Ingersoll Rand Type 30 3&13/4 x 2 3/4 - what year? model?

terra mostro

New member
Hello Forum Friends,

I picked this compressor last week. am hoping somone can tell me what model this is and maybe what year?

The tank is stamped 1929, the Wagner 2 hp motor may be from something else as well.

Questions:

1. takes 10 minutes to getto 75 lbs, 20 minutes to get to 90 psi. There is blow by in the crank case, but dip stik will say in if inserted firmly. Do I need a ring job?

2. are the valves in this called disk valves - any sources for parts for these valves? One of the spring washers was broken - I bent the remaining piece into a wafer washer. Any known source for rings and valve parts?

3. Motor is running on 110 - can run on 220. If i hook it up to 220v will the rpm increase? torque? or just lower the amps? any other benefits to 220v?

4.

Thanks for any input, suggestions, and opinions.

Sincerely,
Blaine
 

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K-Tron

Active member
Welcome to smokstak. Although I am not an Ingersoll Rand expert, I do not think your compressor is from 1929. Most if not all of the horizontal receivers that I have seen from that time period were riveted tanks. I cannot see the end of the tank in the pictures you have posted, but early tanks had the top motor plate riveted to the tank bracket stands, not welded. Wagner certainly made repulsion type motors in the 1920s, but they did not look like that. That motor looks more like 1940s or 50s vintage. If the motor is 2 horsepower, the compressor should be belted in such a way that the unit produces approximately 8cfm at 100psi. Over speeding a non-functioning compressor will not help your case. Most compressors have a maximum and minimum rpm range. It sounds to me like your compressor is working at the 2cfm range based on the time allotments you have stated. I suspect the reed valves are chipped or broken. A good compressor shop should be able to set you up with some new valves. It is hard to tell if your compressor needs a ring job without taking it apart or running the compressor for quite some time after washing the tank out. If you catch the condensation with a pan and let it sit for a few minutes you will be able to tell immediately if the compressor is passing oil. Oil and water obviously do not mix. Oil ridden condensate is usually foamy and white depending on the oil used.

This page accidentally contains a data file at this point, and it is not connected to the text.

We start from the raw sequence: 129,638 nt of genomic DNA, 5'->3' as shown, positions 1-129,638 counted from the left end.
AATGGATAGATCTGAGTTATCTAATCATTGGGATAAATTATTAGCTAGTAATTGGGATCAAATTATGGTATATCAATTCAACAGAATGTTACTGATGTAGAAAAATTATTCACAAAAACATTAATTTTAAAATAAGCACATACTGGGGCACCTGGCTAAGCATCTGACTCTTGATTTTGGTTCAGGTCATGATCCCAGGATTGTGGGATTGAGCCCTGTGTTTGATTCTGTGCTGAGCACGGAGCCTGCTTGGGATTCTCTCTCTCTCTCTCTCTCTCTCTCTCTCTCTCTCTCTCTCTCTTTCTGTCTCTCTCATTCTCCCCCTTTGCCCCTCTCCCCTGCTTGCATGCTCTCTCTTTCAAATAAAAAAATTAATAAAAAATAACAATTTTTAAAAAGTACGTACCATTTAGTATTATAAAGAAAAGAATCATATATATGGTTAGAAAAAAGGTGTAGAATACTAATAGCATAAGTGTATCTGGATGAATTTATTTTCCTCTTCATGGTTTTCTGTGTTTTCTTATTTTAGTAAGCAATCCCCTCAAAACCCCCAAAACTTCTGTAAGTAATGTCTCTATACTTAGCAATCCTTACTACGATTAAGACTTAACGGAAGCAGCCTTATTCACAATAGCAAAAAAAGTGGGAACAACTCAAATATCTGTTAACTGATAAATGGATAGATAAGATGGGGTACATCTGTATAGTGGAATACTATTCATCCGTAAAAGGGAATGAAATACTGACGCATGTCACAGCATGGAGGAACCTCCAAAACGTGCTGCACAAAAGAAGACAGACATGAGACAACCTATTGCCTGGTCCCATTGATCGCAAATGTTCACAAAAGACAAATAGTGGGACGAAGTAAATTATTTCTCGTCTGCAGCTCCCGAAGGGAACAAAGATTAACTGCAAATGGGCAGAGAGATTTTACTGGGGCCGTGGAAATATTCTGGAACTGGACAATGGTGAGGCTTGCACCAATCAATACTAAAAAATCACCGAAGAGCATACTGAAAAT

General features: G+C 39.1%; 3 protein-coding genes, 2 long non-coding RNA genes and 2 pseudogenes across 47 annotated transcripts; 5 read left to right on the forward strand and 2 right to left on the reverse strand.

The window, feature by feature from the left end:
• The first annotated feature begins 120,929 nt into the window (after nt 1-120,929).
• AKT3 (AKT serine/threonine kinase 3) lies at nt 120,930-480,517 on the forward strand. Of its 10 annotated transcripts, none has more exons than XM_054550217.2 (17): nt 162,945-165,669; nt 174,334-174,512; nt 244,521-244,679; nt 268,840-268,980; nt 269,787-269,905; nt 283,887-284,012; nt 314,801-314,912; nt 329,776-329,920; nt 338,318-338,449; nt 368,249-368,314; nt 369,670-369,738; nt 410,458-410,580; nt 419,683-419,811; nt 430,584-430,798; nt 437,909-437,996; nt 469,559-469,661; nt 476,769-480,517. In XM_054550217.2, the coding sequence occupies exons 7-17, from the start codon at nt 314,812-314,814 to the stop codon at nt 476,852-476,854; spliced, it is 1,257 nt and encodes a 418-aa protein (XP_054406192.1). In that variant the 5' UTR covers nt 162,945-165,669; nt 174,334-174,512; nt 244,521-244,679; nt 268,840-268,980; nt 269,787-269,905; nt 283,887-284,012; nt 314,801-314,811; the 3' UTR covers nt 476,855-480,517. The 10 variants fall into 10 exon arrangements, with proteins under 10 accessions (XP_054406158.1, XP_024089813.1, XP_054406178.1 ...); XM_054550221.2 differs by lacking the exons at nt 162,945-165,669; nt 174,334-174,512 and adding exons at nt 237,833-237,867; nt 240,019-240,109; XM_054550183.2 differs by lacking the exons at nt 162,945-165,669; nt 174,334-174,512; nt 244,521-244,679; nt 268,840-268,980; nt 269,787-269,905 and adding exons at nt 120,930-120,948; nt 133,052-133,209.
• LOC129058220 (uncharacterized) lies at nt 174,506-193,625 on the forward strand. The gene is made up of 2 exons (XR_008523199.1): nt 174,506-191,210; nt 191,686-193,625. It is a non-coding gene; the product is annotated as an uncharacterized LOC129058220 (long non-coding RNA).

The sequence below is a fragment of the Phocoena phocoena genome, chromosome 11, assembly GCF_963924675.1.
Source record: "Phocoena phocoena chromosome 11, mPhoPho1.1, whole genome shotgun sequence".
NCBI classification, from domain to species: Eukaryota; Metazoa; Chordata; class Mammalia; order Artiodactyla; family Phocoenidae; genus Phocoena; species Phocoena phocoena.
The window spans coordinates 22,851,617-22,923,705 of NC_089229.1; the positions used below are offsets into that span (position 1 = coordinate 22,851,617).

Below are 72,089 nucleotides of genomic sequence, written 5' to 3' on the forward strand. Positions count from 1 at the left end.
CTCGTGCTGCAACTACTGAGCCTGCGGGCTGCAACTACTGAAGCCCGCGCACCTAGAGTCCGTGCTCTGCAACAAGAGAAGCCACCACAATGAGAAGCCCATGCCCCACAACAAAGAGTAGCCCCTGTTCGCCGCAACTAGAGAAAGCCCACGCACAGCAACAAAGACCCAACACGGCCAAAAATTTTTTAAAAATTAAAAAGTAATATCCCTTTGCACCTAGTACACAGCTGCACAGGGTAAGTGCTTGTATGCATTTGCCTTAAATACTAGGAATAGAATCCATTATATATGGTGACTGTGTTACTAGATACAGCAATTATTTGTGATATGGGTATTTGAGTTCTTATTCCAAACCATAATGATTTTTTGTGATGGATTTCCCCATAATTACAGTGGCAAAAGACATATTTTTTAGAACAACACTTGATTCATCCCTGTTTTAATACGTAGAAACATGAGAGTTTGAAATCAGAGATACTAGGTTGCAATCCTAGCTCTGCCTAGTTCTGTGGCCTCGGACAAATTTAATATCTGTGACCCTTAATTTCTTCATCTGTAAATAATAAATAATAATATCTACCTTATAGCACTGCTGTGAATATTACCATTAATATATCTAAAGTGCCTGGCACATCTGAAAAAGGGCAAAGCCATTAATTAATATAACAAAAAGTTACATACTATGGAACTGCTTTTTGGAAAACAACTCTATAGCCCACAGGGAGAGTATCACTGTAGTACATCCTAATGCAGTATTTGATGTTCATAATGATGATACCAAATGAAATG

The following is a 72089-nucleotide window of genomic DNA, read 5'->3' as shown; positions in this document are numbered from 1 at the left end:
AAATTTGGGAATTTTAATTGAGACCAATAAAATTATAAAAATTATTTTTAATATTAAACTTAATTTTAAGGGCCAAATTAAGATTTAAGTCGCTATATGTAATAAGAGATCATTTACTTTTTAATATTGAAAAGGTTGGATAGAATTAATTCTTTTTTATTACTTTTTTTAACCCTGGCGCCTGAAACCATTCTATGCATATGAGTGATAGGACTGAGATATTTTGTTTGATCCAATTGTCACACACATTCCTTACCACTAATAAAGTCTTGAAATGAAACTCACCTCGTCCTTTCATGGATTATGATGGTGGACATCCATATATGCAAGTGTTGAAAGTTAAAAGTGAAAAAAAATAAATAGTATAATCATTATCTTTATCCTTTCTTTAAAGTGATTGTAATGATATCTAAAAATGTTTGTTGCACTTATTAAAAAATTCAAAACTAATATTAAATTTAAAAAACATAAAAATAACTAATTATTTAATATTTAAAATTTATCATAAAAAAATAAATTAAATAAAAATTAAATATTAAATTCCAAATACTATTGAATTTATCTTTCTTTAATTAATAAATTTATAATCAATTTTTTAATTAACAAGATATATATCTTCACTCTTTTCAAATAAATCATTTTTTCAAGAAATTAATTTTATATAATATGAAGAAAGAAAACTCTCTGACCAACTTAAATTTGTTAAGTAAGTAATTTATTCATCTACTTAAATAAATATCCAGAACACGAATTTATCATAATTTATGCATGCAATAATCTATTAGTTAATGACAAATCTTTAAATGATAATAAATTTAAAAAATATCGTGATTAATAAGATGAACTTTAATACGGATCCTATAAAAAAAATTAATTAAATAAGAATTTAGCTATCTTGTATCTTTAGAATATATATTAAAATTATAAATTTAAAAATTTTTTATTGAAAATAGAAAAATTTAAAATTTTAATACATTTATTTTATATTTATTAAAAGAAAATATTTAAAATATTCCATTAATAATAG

Chris
 

John Newman Jr.

Subscriber
If your motor states that it can run on 110 or 220 VAC, then it will require reconnecting the leads inside the connection box to accept the higher voltage. Just plugging a 110 wired motor into a 220 outlet will definitely make it run faster - For a little while until the magic smoke gets let out. It should run at tag stated RPM at either voltage if wired correctly.
For the record, most everybody has 120 / 240 volts at their outlets these days.
 

dalmatiangirl61

Subscriber
I-R can probably tell year of mfr on compressor by S#, that style of compressor has been produced for many many years. I'm kind of surprised you are not tripping breaker running on 110v. I-R can also advise on min/max rpm, I'm going to WAG on 600, but you need to find out for sure, and figure out what speed you are currently running. My guess would be that it needs valve work, but you will have to investigate further. And if tank is stamped 1929, you NEED to hydrotest it.
 

terra mostro

New member
Thanks so much for the info so far folks - much appreciated. I am fine with running this on 110 and ok with it taking a while to build up. I do want to get it in top shape though, so i can keep it for a long time. Its very quiet, and with 110v its easy to run on my generator if needed.

I hope others can chime in with any other input or info!!

thanks again
Blaine
 
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